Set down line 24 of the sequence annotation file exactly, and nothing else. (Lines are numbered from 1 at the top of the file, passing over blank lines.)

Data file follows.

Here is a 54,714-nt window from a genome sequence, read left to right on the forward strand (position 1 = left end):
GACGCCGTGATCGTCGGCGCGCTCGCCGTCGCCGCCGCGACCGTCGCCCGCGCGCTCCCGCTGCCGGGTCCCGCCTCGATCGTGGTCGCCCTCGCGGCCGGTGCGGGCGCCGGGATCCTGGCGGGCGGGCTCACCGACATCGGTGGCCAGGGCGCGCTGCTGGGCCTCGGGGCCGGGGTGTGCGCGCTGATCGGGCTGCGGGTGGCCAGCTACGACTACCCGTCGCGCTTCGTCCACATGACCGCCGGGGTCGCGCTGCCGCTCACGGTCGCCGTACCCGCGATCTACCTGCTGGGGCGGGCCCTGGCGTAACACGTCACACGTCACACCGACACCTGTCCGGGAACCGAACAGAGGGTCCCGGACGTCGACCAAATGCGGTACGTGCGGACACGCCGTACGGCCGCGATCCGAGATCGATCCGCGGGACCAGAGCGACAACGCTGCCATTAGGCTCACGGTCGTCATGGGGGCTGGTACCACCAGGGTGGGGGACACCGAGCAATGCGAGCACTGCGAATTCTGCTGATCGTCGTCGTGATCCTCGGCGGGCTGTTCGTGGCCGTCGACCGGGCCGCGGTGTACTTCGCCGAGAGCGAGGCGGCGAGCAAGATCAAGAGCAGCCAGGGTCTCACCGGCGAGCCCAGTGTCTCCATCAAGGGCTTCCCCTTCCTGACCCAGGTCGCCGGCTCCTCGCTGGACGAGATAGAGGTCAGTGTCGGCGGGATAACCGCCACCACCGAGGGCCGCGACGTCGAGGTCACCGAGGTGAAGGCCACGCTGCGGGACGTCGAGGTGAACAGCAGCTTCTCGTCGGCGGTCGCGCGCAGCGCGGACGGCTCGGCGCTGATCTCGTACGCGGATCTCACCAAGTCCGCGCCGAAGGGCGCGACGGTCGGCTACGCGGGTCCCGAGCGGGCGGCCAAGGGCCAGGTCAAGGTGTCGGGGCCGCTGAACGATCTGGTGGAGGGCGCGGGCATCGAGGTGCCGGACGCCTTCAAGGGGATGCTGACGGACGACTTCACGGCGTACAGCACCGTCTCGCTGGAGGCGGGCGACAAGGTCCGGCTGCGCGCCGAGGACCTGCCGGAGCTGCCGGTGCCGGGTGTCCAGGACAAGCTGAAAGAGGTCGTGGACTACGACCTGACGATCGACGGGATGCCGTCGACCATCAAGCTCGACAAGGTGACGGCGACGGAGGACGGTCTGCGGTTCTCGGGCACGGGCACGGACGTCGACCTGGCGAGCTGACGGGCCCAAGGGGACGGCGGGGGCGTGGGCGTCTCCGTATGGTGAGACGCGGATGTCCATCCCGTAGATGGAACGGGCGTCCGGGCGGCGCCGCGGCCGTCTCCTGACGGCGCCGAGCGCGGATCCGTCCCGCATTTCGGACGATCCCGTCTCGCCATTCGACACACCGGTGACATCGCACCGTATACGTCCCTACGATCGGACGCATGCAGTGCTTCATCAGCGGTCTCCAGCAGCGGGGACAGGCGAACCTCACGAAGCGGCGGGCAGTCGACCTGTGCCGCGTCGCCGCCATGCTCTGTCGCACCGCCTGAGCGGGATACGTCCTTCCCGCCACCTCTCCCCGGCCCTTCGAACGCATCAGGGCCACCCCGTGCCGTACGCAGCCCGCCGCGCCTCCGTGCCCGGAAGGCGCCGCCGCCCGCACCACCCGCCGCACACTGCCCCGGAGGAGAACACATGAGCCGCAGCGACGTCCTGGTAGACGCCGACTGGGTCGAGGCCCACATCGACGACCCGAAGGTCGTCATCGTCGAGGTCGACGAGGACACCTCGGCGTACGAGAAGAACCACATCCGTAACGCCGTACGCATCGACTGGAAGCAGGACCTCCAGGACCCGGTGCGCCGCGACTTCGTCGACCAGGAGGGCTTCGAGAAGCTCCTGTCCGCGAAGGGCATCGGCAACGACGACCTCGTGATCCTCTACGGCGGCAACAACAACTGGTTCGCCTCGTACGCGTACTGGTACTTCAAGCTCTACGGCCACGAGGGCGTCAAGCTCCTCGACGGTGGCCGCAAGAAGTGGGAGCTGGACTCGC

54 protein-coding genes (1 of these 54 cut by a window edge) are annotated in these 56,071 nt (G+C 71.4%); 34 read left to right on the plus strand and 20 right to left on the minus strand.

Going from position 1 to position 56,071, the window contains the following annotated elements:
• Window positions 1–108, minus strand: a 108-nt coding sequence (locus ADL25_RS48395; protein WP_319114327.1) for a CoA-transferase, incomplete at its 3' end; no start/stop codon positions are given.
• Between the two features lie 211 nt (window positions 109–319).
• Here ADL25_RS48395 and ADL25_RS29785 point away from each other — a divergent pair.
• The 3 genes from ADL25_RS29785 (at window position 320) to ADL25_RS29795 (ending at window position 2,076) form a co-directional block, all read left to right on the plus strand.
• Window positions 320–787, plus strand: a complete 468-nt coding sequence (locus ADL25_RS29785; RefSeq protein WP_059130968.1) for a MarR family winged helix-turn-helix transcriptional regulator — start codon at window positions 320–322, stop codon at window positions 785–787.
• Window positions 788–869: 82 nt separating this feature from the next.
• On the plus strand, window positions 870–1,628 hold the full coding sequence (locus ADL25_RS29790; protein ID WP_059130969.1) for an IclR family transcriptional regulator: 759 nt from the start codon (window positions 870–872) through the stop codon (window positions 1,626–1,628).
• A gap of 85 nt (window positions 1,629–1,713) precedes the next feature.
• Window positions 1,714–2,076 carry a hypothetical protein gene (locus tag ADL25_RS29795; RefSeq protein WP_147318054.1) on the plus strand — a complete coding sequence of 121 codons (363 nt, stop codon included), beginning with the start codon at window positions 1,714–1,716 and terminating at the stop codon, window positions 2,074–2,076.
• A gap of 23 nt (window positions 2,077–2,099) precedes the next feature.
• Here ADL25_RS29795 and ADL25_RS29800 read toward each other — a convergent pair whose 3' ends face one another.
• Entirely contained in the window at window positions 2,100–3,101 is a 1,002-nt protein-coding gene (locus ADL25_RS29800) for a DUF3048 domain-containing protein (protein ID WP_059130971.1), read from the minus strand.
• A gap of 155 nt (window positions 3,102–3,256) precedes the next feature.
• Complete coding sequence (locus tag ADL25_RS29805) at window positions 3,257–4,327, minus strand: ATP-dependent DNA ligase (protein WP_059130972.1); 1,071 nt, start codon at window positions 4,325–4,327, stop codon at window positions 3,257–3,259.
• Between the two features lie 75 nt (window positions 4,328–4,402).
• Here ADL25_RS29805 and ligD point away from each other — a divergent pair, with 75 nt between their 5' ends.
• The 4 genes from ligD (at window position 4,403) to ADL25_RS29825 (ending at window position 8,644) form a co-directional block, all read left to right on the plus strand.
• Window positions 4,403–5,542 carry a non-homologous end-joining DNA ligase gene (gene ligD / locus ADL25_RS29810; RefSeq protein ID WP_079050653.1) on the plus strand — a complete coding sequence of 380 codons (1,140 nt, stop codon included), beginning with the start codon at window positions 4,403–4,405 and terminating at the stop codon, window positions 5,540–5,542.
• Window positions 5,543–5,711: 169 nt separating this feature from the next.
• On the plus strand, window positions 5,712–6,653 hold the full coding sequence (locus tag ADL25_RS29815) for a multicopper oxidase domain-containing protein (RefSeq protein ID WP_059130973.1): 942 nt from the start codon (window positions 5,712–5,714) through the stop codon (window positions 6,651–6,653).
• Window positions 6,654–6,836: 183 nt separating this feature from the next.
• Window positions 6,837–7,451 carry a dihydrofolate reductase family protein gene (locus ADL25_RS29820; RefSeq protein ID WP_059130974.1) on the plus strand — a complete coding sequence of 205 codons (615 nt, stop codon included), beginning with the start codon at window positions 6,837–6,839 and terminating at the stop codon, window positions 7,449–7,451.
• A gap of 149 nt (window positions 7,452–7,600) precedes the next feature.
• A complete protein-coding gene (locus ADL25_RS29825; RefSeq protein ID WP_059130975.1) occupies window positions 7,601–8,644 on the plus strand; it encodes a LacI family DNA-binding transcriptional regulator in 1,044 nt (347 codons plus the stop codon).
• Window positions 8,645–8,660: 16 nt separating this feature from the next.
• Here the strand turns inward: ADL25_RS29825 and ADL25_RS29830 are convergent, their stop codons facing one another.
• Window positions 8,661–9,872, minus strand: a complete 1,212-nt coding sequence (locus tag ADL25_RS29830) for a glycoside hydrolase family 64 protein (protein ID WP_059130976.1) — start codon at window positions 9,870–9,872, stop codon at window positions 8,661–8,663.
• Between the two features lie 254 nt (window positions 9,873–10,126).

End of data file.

• On the plus strand, window positions 5,712–6,653 hold the full coding sequence (locus tag ADL25_RS29815) for a multicopper oxidase domain-containing protein (RefSeq protein ID WP_059130973.1): 942 nt from the start codon (window positions 5,712–5,714) through the stop codon (window positions 6,651–6,653).